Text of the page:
—The “Big Three” in sports is not a new phenomenon, but it is one that’s becoming more and more popular as teams seem to be deliberately building around a dynamic trio. LeBron, D-Wade, and Bosh; Steph, Klay, and Durant; Tom Brady, Bill Belichick, and Robert Kraft.
Penn men’s squash seems to have adopted this approach with its own freshman big three — Aly Abou Eleinen, James Flynn, and Michael Mehl — all of whom have helped propel the program to the very top of collegiate squash.
The freshmen have combined for a 24-0 record in their individual matches. In terms of games, they are a stunning 72-14.
Eleinen, like his teammate senior Karim Hussein, hails from Egypt. The freshman is recognized as potentially the best squash player to ever come out of his high school alma mater, the Brooks School. There, he was All-New England three times, twice an All-American, and in his senior year, he was recognized as New England co-player of the year.
Mehl, who stands at an imposing 6-foot-4, served as the sed-length contract.The 26 year old Canadian-born striker, who began his career at Sheffield Wednesday, helped the Blades win promotion to the Championship in 2016/17.”It doesn’t do players any good to keep going out on loan,” said Walsall manager Dacaptain of the Canadian Junior Squash team. He led the groheffield United boss Chris Wilder insists Leon Clark can force his way into their first team plans.Wilder has reminded the 34-year-old he provides a potentially valuable alternative should his team find themselves being forced to change tactics mid-gup to a gold medal in the Canada Winter Games in 2015, while also claiming an individual gold medal.
Flynn brought his team to the Conference of Independent Schools of Ontario Championship from 2015-2018, serving as the captain of the team his senior year.
Their contributions have helped Penn soar to unprecedented heights. For the first time in program history, the Quakers sit atop the College Squash Association’s rankings.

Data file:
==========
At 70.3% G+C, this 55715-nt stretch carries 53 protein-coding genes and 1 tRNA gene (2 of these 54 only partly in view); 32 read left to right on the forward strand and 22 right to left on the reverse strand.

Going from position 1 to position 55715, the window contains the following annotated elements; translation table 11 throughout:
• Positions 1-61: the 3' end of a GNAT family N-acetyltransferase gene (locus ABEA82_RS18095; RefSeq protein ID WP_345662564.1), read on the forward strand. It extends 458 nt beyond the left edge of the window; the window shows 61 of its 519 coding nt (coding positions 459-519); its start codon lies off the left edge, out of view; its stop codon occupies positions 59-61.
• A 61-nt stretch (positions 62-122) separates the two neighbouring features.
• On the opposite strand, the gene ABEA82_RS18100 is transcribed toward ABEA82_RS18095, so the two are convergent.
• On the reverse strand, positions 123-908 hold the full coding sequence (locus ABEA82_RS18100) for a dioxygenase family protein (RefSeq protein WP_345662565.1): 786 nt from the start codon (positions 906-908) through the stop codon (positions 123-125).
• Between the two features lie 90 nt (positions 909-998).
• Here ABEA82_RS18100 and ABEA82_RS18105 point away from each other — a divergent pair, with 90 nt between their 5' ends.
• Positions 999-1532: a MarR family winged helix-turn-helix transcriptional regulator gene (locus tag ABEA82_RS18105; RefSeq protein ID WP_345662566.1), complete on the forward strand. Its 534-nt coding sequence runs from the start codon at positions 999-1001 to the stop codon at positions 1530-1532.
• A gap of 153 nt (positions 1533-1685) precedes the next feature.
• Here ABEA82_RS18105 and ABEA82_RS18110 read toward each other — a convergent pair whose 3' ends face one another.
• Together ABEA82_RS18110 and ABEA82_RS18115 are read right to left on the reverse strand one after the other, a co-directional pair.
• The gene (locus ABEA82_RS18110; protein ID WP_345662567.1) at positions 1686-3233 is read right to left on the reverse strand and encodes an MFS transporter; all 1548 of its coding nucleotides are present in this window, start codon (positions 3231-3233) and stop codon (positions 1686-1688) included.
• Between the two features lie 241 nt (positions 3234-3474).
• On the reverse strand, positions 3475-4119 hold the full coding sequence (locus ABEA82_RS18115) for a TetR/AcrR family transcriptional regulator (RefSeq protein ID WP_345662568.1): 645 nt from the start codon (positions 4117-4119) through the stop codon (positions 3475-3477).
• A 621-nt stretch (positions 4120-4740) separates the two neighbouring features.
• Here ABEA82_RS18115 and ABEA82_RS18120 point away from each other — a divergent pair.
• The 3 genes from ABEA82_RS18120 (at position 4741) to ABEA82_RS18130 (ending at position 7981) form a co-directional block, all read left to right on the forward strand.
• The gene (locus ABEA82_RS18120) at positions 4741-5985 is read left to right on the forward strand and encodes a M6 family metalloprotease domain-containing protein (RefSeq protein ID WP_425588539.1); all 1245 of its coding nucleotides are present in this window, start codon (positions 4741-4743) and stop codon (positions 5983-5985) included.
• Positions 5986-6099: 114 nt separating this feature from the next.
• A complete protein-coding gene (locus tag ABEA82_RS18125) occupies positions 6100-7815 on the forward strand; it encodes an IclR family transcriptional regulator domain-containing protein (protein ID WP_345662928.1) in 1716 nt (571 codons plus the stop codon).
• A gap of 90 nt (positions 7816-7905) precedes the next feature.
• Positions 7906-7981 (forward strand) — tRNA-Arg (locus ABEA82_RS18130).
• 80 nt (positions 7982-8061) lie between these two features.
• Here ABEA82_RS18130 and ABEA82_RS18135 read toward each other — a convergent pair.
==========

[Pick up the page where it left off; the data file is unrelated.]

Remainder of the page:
Squash, despite its individual nature, is still very much a team sport at the collegiate level. So beyond their talents, these freshmen attribute much of their success to the welcoming environment around them, which provided a smooth transition from high school to the top of the college squash world — something that could have been incredibly jarring in a less accommodating environment.
“I think the seniors have played a huge role in our success so far,” Eleinen said. “Speaking on behalf of the freshmen, we came in and they helped us in right away. If we needed anything, they were always there for us, and they showed us what it means to be a part of something bigger than yourself.”
Mehl echoed these sentiments.
“It feels as though the seniors, on this team at least, lay the foundation for the whole of the team,” he said. “Whenever we’re down, they’re people who bring usover for the German.”I have a really good relationship with Ter Stegen, very professional. He’s helping me quite a lot,” admitted Neto. “Although I’ve only been here a short time, I already feel I’ve adapted well. I enjoy being part of the group and back up.”
There is a palpable sense of excitement around the team, a feeling that perhaps has never been felt to this extent before. The Quaker Meeting House’s “Recognizing a Significant Moment in a Program’s History,” published on the Penn Athletics website, is tangible proof of this energy.
The writers are barely able to contain their excitement, citing quotes from sports film classic “Field of Dreams” and commenting on how nice of a ring “Penn Squash — National Champions” has to it. The pressure and expectations could be too much for a team with less experience.
Eleinen, Mehl, and Flynn are more than up for the task.
“Obviously, it’s a lot of pressure because college squash is pretty competitive,” Eleinen said. “But I think so far, the freshmen have been doing a good job. It’s all about working hard and doing what you can do, and everything works out in the end.”